During this month of September, I want to dedicate my blogs to my mother Pauline Seidel. In 2002, my mother came in for her hygiene appointment after having her mitral valve replaced.
During my periodontal evaluation I discovered a perio/endo abscess and she later had the tooth extracted and a bridge placed. She soon after completing the dental procedure had a stroke and died from endocarditis.
I really do not know for sure if when she had the extraction, that she took her pre-med. I don’t know if the dental office asked the important questions such as:
- Do you have any heart conditions?
- Did you take your pre-med today?
I know that we, as clinicians, and our patients, are in a hurry most days. That’s how life is in todays face-paced world!
Updating Your Medical History Process
The medical history is something I am very passionate about because I have reason to believe that my mother may have not taken her pre-medication which is imperative when you have your mitral-valve replaced. What I observe in offices is patients are seated and the assistants go to bring in doctor. Hygienist’s feel like there is not enough time to do it all so the review of medical history and even taking patients’ blood pressure are forgotten.
- Do you have a system in place about reviewing the patient medical history?
- How often to do you and your team members seat a patient in the chair and ask about the patients’ medical history?
- Do you ask more questions after the patient tells you, “No changes.” ?
- What is your office protocol for reviewing and updating the medical dental history?
Save a Life
Besides asking, “Do you have any changes in your medical history?” – Let’s create other questions to ask our patients. We are in the business of creating longer and healthier lives; right?!
Questions to Ask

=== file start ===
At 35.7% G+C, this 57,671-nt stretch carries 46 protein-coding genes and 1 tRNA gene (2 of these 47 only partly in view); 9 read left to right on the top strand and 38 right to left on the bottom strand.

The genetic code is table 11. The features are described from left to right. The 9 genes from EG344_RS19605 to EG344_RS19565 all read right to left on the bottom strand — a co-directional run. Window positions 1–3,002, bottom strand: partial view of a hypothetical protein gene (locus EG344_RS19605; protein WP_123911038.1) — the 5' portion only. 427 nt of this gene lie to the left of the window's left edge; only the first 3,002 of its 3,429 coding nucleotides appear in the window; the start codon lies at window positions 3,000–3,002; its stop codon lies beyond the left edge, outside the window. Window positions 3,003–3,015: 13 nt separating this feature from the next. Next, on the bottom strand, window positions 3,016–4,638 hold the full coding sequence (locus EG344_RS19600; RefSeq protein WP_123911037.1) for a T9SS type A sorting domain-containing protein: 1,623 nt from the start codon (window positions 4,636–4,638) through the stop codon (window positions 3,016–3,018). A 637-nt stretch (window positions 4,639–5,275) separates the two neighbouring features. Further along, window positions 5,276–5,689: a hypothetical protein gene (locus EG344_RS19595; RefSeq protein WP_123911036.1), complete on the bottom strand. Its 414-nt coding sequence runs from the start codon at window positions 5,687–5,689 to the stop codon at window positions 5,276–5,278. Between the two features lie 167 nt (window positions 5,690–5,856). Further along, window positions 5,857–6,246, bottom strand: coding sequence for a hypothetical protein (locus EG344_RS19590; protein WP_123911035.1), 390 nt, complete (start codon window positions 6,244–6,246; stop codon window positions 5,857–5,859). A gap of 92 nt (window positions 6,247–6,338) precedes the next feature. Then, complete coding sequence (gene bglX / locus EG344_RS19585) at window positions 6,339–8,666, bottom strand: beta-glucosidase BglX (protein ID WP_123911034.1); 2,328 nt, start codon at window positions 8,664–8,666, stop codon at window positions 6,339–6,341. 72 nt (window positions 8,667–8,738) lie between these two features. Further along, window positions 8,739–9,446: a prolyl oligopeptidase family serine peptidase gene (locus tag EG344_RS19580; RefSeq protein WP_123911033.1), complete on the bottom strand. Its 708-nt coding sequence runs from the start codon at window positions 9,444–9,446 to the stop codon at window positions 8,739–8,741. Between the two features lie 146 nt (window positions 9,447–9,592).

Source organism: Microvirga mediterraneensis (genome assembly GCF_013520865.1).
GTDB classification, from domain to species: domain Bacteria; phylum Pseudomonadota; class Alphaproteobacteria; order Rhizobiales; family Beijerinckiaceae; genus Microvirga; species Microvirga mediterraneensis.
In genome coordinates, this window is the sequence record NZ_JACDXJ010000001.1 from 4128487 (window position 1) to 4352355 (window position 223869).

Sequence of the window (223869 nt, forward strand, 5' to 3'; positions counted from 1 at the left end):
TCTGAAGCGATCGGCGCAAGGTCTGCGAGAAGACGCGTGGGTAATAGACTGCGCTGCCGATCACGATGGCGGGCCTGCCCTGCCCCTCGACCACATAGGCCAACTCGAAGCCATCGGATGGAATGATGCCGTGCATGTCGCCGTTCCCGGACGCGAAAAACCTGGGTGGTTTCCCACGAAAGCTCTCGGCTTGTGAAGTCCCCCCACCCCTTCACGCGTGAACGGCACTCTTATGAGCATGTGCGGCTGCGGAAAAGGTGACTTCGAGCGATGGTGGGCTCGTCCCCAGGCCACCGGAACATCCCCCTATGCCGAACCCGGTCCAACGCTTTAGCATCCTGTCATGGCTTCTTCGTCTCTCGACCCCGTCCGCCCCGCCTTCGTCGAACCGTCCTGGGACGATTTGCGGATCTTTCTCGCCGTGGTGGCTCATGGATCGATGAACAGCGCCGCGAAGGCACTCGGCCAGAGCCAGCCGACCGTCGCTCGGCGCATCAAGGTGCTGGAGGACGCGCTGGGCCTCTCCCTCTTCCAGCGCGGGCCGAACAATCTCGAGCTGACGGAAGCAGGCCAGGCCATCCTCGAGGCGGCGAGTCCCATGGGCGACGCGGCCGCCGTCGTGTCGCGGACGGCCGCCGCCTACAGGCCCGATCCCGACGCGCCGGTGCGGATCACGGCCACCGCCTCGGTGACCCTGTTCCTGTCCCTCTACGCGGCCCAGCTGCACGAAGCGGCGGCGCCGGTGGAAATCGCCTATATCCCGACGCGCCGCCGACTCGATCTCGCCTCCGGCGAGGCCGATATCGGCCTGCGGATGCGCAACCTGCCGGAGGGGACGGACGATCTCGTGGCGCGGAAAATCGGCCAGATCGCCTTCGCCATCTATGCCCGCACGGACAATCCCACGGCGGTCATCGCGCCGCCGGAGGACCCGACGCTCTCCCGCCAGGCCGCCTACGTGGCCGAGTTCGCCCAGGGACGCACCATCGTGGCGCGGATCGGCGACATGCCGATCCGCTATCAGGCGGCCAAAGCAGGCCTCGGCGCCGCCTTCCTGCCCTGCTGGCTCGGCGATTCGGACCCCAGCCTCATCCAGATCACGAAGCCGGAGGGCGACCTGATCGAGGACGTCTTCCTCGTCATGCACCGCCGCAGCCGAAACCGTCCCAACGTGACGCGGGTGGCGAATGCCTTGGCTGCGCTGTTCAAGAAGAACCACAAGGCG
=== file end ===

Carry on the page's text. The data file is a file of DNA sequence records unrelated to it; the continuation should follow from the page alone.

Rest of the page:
The medical history you have may not be able to answer all the important questions you need to know for example:
- Do you have any heart problems?
- Do you take any blood thinners?
Even patients who do have heart problems, in my experience, have forgotten (I know…!) to write this in the medical history and they have even forgotten to let the clinician know about the change(s). Take a step forward in saving a life and ask more questions beyond what your patient has written on their medical history.
Some Examples of Questions You Must Ask (Even if the patient didn’t check these in their medical history):
- Have you had any recent surgeries?
- Again, I have had a patient forget to update their medical change and the man forgot, probably didn’t want me to know, he just had throat surgery (Hard to believe I know; but it’s a true story!)
- Do you have a dry mouth?
- Good to know when your patient takes a lot of medications.
- It’s the number one side-effect with medications
- Xylitol or Fluoride Varnish and 5% Fluoride Gel can prevent decay
- Do you drive and text?
- Oh! You haven’t heard about this question? Refer to the above section “Save a Life” because this is our business
Today’s medical history forms can provide great information such as should you text, call or email your patient?
You can discover some great information that can help keep the perfect connection going beyond the patient in your dental chair.
Seating Your Patient
We recommend that you seat your patient and then just sit with your patient for few minutes to “connect.” Sit knee-to-knee and eye-to-eye with no patient bib. Use the next 2 minutes to connect, find something outside of dentistry to talk about. Create a human experience, not a dental experience at this point.
After you connect with that person in your chair, now ask the important questions and begin the review of their medical history.
This connection is a key secret to our clients who are highly profitable. Find out something personal or something that will make them light up and feel comfortable in the dental office (You do know most patients don’t want to be at the dentist. sad but it’s true.) Let your patients feel how much you care for them. They are more than a patient in your chair.
As fast as dentistry changes; so must your medical history.
Think about having online forms and accessible on a tablet or desktop in your front office. For new patients it can be an efficient and time-saving process to have your office forms online and accessible through a link you email or a place on your website.
When was the last time your updated your actual form to capture patient’s medical history?
How often does your office want a new medical history form completed?
These are important questions your entire team must know the answers to.
Make sure you have every person who seats the patient take a moment to “connect” with that person in the chair and then never forget to review the medical history before any dental treatment begins. And if you can implement a blood pressure screening annually, you will definitely hear from your patients that you have saved a life (or many for that matter!).
Together, as a team of healthcare professionals we can save many lives. That is what we are all about isn’t it?!
“Help Patients Keep teeth and Save Lives.”